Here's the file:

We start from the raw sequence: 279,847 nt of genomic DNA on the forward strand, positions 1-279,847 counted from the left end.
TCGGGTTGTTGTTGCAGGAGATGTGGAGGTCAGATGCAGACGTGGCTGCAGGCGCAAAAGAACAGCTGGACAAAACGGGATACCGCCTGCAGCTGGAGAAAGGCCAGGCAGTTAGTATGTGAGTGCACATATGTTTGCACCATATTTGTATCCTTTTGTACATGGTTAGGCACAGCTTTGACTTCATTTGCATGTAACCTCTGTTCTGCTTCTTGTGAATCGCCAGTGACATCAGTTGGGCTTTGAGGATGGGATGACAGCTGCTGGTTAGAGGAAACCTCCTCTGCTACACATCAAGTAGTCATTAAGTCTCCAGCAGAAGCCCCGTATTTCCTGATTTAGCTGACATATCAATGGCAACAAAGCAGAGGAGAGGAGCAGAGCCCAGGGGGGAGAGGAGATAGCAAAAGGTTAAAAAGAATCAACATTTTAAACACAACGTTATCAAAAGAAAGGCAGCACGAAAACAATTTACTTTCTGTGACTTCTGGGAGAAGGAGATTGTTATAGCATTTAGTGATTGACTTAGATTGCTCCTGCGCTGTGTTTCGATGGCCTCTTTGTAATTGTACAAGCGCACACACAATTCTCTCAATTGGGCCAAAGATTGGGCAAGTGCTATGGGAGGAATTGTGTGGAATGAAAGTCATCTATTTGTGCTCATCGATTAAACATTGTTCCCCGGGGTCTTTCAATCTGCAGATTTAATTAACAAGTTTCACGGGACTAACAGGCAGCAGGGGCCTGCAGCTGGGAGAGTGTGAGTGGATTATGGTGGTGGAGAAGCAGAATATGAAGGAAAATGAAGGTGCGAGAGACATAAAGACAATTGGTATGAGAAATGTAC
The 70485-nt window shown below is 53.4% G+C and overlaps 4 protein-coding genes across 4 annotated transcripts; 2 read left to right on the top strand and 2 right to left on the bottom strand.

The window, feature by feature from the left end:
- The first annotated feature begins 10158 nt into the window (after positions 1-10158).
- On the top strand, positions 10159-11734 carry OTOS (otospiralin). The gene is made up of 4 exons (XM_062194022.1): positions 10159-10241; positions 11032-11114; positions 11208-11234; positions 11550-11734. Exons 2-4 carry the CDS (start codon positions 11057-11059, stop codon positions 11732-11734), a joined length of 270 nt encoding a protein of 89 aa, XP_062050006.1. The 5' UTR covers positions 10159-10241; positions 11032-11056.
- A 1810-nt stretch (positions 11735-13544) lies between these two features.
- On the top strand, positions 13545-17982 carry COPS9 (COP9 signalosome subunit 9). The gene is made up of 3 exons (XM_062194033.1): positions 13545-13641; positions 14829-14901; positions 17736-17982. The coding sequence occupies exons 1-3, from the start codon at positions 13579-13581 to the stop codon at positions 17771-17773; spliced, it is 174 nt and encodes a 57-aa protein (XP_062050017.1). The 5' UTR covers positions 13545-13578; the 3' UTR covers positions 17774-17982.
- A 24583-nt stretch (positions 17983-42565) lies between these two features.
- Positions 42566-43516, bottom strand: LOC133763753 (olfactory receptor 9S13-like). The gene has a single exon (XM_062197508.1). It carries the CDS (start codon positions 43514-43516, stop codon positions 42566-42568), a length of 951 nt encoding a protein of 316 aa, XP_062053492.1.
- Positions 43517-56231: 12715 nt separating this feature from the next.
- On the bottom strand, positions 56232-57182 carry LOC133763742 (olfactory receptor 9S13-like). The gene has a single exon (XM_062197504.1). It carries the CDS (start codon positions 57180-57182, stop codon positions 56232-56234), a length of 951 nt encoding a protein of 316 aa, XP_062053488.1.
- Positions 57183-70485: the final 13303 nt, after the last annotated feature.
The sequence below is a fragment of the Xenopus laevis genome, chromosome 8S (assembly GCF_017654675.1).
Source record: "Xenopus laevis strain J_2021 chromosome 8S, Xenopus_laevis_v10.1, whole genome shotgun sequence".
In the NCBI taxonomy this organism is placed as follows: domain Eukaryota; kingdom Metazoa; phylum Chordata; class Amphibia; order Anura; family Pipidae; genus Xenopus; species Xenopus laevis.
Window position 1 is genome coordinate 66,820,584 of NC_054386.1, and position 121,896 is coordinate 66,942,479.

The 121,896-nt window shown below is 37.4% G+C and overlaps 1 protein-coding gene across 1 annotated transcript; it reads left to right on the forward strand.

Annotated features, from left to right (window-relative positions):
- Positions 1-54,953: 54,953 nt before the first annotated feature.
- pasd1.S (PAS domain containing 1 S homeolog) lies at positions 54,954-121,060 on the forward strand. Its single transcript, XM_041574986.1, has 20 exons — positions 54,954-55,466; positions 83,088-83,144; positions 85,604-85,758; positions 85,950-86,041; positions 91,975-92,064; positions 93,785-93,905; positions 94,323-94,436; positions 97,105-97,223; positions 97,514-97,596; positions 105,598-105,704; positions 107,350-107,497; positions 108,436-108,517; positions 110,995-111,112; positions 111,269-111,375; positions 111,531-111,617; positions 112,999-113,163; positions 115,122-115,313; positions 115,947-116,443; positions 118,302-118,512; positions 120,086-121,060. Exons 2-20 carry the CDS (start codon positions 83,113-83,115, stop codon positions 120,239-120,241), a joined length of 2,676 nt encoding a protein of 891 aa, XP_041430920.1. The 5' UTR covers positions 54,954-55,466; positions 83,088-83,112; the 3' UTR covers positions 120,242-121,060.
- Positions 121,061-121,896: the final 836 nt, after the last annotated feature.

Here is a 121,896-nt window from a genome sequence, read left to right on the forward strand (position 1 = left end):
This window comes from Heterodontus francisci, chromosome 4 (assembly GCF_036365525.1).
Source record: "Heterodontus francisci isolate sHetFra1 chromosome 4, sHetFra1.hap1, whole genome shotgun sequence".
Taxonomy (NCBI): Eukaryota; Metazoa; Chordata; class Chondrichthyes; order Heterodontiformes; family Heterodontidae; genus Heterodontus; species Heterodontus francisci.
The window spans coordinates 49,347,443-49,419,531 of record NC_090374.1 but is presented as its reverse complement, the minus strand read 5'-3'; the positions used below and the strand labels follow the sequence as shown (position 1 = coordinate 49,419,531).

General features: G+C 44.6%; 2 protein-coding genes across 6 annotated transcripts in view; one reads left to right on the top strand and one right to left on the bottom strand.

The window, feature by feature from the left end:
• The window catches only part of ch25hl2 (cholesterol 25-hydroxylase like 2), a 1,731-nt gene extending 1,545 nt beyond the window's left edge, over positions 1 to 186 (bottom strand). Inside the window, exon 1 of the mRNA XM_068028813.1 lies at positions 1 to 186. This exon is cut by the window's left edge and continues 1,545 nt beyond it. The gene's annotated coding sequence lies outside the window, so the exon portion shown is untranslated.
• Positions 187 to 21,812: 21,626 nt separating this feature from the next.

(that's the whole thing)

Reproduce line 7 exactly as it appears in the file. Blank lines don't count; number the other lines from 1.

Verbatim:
- A 1810-nt stretch (positions 11735-13544) lies between these two features.